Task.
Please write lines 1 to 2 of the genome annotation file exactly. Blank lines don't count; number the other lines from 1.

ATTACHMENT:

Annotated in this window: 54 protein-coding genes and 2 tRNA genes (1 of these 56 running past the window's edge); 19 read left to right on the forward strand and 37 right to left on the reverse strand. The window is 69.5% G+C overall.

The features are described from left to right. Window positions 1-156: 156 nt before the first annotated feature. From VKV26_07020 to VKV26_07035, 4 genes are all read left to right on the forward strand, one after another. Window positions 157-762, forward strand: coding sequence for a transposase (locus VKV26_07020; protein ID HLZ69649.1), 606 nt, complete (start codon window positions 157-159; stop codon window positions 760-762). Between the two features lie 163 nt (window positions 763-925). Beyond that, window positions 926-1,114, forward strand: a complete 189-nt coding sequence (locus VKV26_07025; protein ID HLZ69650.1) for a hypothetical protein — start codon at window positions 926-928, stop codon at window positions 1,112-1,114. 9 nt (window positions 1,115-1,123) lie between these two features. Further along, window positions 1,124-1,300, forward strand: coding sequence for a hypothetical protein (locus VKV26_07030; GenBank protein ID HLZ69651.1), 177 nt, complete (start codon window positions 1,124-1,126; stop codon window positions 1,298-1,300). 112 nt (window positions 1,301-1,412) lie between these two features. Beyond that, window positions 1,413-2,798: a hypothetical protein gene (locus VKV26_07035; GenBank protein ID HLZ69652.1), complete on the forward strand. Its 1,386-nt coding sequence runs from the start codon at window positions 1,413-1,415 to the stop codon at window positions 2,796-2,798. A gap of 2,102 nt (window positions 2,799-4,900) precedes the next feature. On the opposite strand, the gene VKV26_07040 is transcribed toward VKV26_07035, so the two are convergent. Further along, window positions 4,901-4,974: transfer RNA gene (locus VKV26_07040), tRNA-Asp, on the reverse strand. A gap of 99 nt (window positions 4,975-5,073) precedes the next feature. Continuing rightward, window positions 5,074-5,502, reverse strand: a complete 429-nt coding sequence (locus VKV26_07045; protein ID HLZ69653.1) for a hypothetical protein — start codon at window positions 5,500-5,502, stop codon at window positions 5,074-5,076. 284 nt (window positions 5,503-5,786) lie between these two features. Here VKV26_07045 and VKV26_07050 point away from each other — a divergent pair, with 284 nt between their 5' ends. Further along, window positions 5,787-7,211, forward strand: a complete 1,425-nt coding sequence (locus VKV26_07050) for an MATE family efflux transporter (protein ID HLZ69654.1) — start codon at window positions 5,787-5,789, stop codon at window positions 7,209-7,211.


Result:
Annotated in this window: 54 protein-coding genes and 2 tRNA genes (1 of these 56 running past the window's edge); 19 read left to right on the forward strand and 37 right to left on the reverse strand. The window is 69.5% G+C overall.

The features are described from left to right. Window positions 1-156: 156 nt before the first annotated feature. From VKV26_07020 to VKV26_07035, 4 genes are all read left to right on the forward strand, one after another. Window positions 157-762, forward strand: coding sequence for a transposase (locus VKV26_07020; protein ID HLZ69649.1), 606 nt, complete (start codon window positions 157-159; stop codon window positions 760-762). Between the two features lie 163 nt (window positions 763-925). Beyond that, window positions 926-1,114, forward strand: a complete 189-nt coding sequence (locus VKV26_07025; protein ID HLZ69650.1) for a hypothetical protein — start codon at window positions 926-928, stop codon at window positions 1,112-1,114. 9 nt (window positions 1,115-1,123) lie between these two features. Further along, window positions 1,124-1,300, forward strand: coding sequence for a hypothetical protein (locus VKV26_07030; GenBank protein ID HLZ69651.1), 177 nt, complete (start codon window positions 1,124-1,126; stop codon window positions 1,298-1,300). 112 nt (window positions 1,301-1,412) lie between these two features. Beyond that, window positions 1,413-2,798: a hypothetical protein gene (locus VKV26_07035; GenBank protein ID HLZ69652.1), complete on the forward strand. Its 1,386-nt coding sequence runs from the start codon at window positions 1,413-1,415 to the stop codon at window positions 2,796-2,798. A gap of 2,102 nt (window positions 2,799-4,900) precedes the next feature. On the opposite strand, the gene VKV26_07040 is transcribed toward VKV26_07035, so the two are convergent. Further along, window positions 4,901-4,974: transfer RNA gene (locus VKV26_07040), tRNA-Asp, on the reverse strand. A gap of 99 nt (window positions 4,975-5,073) precedes the next feature. Continuing rightward, window positions 5,074-5,502, reverse strand: a complete 429-nt coding sequence (locus VKV26_07045; protein ID HLZ69653.1) for a hypothetical protein — start codon at window positions 5,500-5,502, stop codon at window positions 5,074-5,076. 284 nt (window positions 5,503-5,786) lie between these two features. Here VKV26_07045 and VKV26_07050 point away from each other — a divergent pair, with 284 nt between their 5' ends. Further along, window positions 5,787-7,211, forward strand: a complete 1,425-nt coding sequence (locus VKV26_07050) for an MATE family efflux transporter (protein ID HLZ69654.1) — start codon at window positions 5,787-5,789, stop codon at window positions 7,209-7,211.